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Reviewed by:
  • Westward Bound: Sex, violence, the law, and the making of settler society
  • Laurie K. Bertram
Westward Bound: Sex, violence, the law, and the making of settler society Lesley Erickson . Vancouver: University of British Columbia Press, 2011.

Lesley Erickson's fascinating new survey uses prairie regional court records to explore the creation, perpetuation and subversion of race- and gender-based mythologies of crime and victimhood between 1886 and 1940 in western Canada. The book draws from court cases during five decades within in five judicial districts in Manitoba, Saskatchewan and Alberta. Questions related to women's entanglement in racist and sexist systems of violence loom large in Erickson's timely book. As discussed further in her introduction, her work responds in part to the legacy of missing and murdered Aboriginal women in the Canadian West, including Pamela George, an Aboriginal woman killed in 1995 by two young White Saskatchewan men, in a field where Erickson used to play as a child. Proceeding from more recent instances of gendered and racist violence that permeate western Canadian communities, courts and everyday space, Erickson examines a longer history of gendered and racialized discourses of victimhood and criminality on the Canadian prairies.

Published as part of the Osgoode Society for Canadian Legal History series, Erickson's book joins a broader body of scholarship on sexual regulation and the consolidation and contestation of gendered and racialized identities in late nineteenth-and early twentieth-century Canada. As in other critical histories of both the sex trade and heterosexual marriage and companionship in the Canadian West, Erickson balances her coverage of state regulation with defendants' myriad of responses. The lived experiences and voices of western Canadian women resisting domestic and sexual violence as well as those of madams and other women involved in the sex trade ground her discussion of larger developments in the region. Her presentation of both the success and limits of women's agency in court records and criminalized activities is particularly strong. Employing an intriguing array of cases, she traces the challenges that these and other court cases and defense strategies posed to "mythic images of Canada's prairie West as a land of opportunity, a place of fruitful land and happy homes" (12). So doing, Erickson unveils a fascinating series of other criminal specters that haunted regional court systems, social order and popular imagination in western Canada.

Westward Bound is organized thematically, according to actual cases shaped by popular caricatures of prairie offenders. The main argument is that the courts "served as a stage upon which larger developments and conflicts—between Native and newcomer, men and women, capital and labour and adults and youth—played out" (12). Each chapter focuses on a series of narratives and cases that hinged on racial, gender and class stereotypes, including those that evoked images of sexually aggressive Aboriginal men, prairie prostitutes, immigrant wife-murderers, and predatory farmhands. The prosecution of such figures, writes Erickson, did not simply bolster dominant cultural values, but transformed courtrooms into venues in which defendants could resist or manipulate stereotypes about their race, class and gender to benefit their cases.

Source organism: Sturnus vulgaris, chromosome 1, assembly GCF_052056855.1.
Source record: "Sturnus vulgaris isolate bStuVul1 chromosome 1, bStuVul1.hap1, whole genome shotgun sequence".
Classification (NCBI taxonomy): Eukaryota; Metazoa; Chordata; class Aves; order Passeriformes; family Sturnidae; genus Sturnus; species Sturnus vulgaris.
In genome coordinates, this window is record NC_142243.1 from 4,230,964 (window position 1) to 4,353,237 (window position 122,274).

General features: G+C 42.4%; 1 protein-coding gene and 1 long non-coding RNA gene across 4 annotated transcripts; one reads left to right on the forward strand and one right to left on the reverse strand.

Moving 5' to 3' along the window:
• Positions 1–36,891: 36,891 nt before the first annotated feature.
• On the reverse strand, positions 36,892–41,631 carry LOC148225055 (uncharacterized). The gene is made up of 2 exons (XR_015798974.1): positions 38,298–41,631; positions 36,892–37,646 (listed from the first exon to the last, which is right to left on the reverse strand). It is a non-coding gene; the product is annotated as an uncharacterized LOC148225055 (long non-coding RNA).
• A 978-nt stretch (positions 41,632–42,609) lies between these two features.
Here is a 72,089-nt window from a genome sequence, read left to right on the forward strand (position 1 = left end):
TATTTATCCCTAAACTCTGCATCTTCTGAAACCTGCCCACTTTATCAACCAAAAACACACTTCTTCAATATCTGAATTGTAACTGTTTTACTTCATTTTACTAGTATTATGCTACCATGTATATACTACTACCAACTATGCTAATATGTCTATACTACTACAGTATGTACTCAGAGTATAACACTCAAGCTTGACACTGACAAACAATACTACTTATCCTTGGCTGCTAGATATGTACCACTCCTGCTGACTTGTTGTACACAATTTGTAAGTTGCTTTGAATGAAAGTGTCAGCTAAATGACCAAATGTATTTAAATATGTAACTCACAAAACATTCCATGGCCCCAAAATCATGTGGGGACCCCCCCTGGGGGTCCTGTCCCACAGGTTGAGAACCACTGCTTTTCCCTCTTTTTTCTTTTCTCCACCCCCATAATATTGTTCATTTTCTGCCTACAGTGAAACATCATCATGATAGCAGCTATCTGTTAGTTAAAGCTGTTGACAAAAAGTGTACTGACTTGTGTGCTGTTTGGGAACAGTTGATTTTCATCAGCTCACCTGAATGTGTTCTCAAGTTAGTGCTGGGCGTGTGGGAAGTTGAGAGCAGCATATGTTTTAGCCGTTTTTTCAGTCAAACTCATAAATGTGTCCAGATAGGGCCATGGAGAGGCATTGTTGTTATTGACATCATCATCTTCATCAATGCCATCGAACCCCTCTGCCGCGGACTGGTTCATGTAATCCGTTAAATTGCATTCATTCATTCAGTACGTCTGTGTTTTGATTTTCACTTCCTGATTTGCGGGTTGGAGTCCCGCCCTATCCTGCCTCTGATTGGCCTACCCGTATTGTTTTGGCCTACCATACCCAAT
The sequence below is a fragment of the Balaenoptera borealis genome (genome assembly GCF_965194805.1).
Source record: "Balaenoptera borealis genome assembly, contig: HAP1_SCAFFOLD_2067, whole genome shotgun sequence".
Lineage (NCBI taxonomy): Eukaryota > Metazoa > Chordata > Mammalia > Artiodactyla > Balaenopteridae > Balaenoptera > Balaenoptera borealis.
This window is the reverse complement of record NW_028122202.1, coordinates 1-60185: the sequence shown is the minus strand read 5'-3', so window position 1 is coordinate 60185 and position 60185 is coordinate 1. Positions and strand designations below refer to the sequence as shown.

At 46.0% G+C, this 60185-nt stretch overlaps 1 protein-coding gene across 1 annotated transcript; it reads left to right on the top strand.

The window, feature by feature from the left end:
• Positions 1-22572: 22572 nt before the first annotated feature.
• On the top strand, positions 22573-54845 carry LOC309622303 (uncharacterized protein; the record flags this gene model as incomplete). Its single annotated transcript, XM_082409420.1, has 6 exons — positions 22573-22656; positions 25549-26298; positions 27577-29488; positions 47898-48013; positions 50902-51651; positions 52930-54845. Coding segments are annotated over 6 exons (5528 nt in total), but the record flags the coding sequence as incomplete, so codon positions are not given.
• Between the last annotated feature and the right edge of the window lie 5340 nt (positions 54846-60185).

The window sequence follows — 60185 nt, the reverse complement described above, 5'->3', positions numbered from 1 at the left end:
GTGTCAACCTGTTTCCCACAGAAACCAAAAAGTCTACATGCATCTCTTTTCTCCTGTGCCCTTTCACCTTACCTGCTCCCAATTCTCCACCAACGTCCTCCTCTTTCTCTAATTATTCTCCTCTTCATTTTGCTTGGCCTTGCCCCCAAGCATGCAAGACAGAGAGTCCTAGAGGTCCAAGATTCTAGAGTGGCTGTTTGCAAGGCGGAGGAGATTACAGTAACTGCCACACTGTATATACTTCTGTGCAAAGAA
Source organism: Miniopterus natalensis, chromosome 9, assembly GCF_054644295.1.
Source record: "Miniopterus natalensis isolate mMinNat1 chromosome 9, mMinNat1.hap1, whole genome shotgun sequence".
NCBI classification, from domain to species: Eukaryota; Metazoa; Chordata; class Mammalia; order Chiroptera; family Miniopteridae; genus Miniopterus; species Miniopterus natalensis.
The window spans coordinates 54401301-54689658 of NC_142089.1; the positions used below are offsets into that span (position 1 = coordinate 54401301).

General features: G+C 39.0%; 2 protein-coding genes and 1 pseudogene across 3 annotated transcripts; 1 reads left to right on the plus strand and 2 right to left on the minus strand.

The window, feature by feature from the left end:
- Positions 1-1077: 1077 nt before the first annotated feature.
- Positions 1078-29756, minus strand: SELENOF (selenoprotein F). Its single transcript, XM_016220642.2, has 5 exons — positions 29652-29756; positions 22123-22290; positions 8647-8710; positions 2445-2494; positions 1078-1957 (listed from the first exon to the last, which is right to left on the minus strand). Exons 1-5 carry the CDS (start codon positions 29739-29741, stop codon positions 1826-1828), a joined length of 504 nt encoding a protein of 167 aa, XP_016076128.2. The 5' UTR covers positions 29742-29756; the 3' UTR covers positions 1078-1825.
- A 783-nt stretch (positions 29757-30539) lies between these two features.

Erickson's survey framework makes several important contributions to scholarship on colonialism in the Canadian West. The project traverses numerous English-speaking, French-speaking, ethnic and Indigenous communities in the region during this period and offers a broader overview that scholars will find beneficial for an array of future investigations. The scope of the study extends to 1940 in a field where analyses of settler society often end on the eve of World War One. This scope reflects the distinct shape of the colonial project in the Canadian West, particularly its more recent and arguably ongoing features. Erickson's substantive incorporation of elements beyond the text, including courthouse architecture, prairie visual culture and police photography, also enliven her discussion of legal and sociocultural developments.

The book's survey of five districts is compelling, though additional information regarding the extents to which these areas differed would have further strengthened Erickson's study. For example, references to the frequency with which Aboriginal women became involved in the sex trade appear to vary between cities and rural centres in Manitoba and Alberta in the...

Additional Information

ISSN
1532-5768
Launched on MUSE
2012-12-01
Open Access
No
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